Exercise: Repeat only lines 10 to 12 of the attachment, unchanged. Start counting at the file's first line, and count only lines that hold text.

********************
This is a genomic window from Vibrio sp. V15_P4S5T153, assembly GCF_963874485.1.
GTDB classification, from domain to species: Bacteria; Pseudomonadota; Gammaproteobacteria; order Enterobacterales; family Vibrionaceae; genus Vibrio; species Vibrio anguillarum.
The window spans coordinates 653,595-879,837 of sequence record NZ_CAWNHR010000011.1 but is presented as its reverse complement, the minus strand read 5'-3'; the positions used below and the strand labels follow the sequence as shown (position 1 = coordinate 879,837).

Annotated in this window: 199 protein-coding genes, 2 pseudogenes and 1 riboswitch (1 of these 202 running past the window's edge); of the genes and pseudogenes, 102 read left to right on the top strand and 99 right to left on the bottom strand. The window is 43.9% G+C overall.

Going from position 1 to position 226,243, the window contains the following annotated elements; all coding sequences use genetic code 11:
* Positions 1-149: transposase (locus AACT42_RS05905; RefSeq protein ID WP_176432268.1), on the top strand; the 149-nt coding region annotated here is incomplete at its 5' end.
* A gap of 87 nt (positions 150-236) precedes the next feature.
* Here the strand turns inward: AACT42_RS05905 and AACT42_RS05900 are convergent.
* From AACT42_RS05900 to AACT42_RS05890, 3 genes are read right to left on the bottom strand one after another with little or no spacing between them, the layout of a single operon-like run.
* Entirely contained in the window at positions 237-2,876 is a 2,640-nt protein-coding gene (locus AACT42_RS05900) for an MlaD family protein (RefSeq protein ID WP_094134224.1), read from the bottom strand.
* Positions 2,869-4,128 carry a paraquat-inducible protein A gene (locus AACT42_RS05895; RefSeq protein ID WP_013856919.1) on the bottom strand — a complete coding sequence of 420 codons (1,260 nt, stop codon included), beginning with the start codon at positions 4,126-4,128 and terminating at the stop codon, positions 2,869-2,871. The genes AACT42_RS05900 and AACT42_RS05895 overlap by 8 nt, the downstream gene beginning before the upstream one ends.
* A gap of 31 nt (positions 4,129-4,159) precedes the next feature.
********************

* Entirely contained in the window at positions 237-2,876 is a 2,640-nt protein-coding gene (locus AACT42_RS05900) for an MlaD family protein (RefSeq protein ID WP_094134224.1), read from the bottom strand.
* Positions 2,869-4,128 carry a paraquat-inducible protein A gene (locus AACT42_RS05895; RefSeq protein ID WP_013856919.1) on the bottom strand — a complete coding sequence of 420 codons (1,260 nt, stop codon included), beginning with the start codon at positions 4,126-4,128 and terminating at the stop codon, positions 2,869-2,871. The genes AACT42_RS05900 and AACT42_RS05895 overlap by 8 nt, the downstream gene beginning before the upstream one ends.
* A gap of 31 nt (positions 4,129-4,159) precedes the next feature.